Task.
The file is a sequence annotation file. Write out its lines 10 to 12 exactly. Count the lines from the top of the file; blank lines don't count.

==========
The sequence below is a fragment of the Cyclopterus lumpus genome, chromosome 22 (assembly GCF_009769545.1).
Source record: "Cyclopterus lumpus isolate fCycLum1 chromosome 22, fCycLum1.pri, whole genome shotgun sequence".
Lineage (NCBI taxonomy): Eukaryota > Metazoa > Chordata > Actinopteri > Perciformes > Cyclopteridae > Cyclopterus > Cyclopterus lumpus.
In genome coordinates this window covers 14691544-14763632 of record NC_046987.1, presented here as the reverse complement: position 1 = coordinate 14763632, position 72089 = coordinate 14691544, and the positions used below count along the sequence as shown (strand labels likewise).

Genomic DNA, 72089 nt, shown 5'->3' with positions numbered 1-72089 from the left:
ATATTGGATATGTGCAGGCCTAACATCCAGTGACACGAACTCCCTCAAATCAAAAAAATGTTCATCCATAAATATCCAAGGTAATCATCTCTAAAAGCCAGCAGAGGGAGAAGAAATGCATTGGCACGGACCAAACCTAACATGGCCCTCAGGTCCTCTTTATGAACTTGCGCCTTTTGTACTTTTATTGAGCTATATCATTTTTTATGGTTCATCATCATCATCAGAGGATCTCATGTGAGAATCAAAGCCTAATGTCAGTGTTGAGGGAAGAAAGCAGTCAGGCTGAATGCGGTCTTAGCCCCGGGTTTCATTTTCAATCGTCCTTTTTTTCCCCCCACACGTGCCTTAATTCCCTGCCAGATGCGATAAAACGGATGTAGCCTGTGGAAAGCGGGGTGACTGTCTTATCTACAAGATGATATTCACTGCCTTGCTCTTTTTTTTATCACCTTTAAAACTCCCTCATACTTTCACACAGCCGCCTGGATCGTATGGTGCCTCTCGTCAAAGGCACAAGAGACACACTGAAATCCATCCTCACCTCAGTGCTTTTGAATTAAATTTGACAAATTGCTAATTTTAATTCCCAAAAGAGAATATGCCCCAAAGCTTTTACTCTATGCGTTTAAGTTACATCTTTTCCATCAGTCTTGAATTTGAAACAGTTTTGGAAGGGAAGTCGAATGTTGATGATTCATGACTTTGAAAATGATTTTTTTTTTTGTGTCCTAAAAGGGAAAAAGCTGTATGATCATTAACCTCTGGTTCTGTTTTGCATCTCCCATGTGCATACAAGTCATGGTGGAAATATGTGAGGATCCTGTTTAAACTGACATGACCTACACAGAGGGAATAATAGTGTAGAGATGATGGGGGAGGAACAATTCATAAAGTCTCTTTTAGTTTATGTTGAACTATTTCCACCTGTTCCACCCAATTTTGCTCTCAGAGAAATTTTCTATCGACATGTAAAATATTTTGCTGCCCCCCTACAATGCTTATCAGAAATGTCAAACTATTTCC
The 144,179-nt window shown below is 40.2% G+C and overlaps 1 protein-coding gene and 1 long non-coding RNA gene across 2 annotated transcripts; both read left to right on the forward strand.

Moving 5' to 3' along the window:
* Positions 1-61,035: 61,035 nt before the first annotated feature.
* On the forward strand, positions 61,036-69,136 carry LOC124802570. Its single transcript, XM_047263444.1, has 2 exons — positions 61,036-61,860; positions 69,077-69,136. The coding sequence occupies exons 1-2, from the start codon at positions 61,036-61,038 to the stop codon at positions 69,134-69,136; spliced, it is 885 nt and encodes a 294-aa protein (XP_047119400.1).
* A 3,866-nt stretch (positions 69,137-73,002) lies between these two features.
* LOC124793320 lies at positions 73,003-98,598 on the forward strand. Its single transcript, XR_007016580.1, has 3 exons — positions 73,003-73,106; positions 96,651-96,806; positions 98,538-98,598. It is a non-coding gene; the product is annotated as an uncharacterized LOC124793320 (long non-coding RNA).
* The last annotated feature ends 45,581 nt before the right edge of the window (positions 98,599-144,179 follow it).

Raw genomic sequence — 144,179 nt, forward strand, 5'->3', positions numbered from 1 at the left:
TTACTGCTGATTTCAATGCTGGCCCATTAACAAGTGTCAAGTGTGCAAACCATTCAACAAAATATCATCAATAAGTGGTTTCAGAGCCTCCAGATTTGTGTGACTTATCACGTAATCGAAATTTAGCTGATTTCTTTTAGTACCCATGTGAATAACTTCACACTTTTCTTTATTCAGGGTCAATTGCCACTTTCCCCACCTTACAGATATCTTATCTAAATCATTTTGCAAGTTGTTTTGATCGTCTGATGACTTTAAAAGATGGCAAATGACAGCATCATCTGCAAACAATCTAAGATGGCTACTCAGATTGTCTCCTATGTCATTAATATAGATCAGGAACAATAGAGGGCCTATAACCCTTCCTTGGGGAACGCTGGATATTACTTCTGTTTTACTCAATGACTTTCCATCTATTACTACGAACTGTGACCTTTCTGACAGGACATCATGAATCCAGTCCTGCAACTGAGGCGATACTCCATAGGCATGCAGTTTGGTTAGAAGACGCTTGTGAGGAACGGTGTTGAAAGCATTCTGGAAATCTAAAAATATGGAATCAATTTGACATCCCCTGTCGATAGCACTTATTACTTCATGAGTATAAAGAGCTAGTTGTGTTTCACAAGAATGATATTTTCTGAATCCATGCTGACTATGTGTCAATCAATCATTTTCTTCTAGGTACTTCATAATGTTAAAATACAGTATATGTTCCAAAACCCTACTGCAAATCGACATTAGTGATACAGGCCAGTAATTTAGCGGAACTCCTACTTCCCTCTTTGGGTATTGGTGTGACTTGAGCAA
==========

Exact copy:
* On the forward strand, positions 61,036-69,136 carry LOC124802570. Its single transcript, XM_047263444.1, has 2 exons — positions 61,036-61,860; positions 69,077-69,136. The coding sequence occupies exons 1-2, from the start codon at positions 61,036-61,038 to the stop codon at positions 69,134-69,136; spliced, it is 885 nt and encodes a 294-aa protein (XP_047119400.1).
* A 3,866-nt stretch (positions 69,137-73,002) lies between these two features.
* LOC124793320 lies at positions 73,003-98,598 on the forward strand. Its single transcript, XR_007016580.1, has 3 exons — positions 73,003-73,106; positions 96,651-96,806; positions 98,538-98,598. It is a non-coding gene; the product is annotated as an uncharacterized LOC124793320 (long non-coding RNA).